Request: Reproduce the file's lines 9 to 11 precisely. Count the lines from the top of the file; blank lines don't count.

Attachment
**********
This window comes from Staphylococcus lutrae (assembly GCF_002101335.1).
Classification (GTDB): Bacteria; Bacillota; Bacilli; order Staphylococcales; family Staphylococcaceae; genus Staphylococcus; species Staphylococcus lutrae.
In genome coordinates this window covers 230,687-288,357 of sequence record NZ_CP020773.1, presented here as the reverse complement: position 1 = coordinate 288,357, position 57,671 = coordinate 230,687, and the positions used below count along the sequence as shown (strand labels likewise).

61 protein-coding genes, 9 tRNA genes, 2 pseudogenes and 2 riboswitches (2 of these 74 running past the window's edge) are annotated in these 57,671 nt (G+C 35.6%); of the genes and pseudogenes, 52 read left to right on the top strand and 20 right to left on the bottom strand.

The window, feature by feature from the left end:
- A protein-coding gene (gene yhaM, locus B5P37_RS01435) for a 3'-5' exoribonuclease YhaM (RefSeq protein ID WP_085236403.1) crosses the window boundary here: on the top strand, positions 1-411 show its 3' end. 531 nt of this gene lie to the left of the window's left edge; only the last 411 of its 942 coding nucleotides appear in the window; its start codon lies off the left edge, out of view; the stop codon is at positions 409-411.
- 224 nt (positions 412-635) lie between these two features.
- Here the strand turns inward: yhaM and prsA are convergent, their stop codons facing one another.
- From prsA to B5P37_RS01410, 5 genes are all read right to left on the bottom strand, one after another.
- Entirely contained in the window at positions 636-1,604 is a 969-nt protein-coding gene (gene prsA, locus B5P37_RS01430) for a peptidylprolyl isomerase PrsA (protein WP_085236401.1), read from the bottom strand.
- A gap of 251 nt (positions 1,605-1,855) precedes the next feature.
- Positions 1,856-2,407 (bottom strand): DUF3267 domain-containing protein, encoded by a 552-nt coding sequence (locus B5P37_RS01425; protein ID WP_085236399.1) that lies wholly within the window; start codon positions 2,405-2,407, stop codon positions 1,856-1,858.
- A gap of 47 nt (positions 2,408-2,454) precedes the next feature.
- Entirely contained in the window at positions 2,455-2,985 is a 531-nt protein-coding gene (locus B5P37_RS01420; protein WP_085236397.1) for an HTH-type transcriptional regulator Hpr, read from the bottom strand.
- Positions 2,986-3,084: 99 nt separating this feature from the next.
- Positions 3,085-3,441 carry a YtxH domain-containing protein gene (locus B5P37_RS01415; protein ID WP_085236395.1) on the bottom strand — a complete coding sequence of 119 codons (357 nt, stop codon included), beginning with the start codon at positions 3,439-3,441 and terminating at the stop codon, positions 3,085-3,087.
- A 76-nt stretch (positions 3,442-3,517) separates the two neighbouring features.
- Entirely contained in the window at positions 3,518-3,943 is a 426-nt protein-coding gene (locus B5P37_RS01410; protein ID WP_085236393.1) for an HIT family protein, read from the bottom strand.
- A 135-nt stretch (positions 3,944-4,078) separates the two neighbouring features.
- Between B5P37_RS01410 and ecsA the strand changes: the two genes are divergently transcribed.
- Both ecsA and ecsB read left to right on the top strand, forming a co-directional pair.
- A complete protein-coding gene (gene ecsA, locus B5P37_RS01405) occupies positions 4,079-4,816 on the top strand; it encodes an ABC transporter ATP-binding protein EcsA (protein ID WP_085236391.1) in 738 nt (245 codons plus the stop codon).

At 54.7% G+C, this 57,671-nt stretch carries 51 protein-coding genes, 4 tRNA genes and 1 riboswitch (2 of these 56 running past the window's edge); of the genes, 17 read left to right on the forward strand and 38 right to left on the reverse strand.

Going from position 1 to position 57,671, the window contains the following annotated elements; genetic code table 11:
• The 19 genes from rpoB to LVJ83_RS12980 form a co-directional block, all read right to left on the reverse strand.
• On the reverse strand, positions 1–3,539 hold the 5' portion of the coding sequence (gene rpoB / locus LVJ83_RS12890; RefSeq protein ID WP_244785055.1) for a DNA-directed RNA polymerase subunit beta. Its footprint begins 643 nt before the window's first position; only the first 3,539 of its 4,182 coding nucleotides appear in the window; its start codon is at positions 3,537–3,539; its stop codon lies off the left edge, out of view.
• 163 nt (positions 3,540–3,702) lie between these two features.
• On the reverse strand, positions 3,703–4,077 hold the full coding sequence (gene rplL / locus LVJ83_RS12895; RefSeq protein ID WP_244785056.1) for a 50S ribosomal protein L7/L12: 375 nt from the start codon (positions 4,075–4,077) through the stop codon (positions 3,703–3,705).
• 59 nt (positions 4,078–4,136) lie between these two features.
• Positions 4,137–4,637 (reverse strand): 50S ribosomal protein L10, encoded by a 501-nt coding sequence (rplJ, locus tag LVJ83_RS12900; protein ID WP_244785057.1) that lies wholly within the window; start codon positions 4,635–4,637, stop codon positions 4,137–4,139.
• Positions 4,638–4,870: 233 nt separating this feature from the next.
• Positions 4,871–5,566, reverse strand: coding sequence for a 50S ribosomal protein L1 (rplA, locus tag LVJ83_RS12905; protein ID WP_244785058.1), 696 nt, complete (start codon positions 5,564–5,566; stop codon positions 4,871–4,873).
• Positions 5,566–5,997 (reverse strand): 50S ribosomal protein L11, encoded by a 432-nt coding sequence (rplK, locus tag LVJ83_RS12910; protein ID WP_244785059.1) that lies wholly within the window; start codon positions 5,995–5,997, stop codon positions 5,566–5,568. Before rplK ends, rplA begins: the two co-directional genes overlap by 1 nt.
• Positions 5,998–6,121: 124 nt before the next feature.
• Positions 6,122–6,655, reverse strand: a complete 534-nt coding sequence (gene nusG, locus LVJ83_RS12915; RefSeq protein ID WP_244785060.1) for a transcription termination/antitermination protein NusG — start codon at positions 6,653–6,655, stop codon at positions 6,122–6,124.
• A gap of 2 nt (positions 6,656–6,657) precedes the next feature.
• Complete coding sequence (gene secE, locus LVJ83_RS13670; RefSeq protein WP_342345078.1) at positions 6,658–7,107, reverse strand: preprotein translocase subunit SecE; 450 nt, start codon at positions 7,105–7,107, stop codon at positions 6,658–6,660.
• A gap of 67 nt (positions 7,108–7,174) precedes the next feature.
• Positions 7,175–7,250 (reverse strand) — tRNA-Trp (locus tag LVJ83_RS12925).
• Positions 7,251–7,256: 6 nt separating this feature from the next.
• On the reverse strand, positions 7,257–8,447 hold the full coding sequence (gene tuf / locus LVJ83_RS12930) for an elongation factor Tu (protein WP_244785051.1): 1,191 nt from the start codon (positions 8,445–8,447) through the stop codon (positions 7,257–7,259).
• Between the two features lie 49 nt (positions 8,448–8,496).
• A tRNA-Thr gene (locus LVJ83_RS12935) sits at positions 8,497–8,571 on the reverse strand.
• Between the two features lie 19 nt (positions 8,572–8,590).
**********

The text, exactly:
- From prsA to B5P37_RS01410, 5 genes are all read right to left on the bottom strand, one after another.
- Entirely contained in the window at positions 636-1,604 is a 969-nt protein-coding gene (gene prsA, locus B5P37_RS01430) for a peptidylprolyl isomerase PrsA (protein WP_085236401.1), read from the bottom strand.
- A gap of 251 nt (positions 1,605-1,855) precedes the next feature.